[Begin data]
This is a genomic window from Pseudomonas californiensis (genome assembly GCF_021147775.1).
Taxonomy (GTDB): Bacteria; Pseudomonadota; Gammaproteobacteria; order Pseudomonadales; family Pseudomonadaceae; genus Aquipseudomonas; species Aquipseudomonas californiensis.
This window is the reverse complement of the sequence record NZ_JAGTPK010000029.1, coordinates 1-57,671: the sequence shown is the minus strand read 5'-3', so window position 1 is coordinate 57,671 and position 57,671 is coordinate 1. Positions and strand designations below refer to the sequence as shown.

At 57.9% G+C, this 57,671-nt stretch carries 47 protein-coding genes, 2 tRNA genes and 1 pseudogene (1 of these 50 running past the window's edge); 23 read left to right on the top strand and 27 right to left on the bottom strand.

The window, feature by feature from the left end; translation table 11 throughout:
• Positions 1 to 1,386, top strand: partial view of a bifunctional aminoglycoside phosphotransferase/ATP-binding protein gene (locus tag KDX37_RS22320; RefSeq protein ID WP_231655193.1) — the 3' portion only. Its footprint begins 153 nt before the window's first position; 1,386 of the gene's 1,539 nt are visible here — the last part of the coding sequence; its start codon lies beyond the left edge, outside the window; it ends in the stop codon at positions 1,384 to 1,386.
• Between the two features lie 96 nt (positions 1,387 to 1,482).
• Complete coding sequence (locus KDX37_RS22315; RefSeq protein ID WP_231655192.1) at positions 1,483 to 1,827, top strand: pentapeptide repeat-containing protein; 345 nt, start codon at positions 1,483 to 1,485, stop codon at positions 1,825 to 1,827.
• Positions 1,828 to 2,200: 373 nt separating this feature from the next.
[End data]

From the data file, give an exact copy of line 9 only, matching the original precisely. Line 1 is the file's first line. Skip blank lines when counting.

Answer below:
• Positions 1,828 to 2,200: 373 nt separating this feature from the next.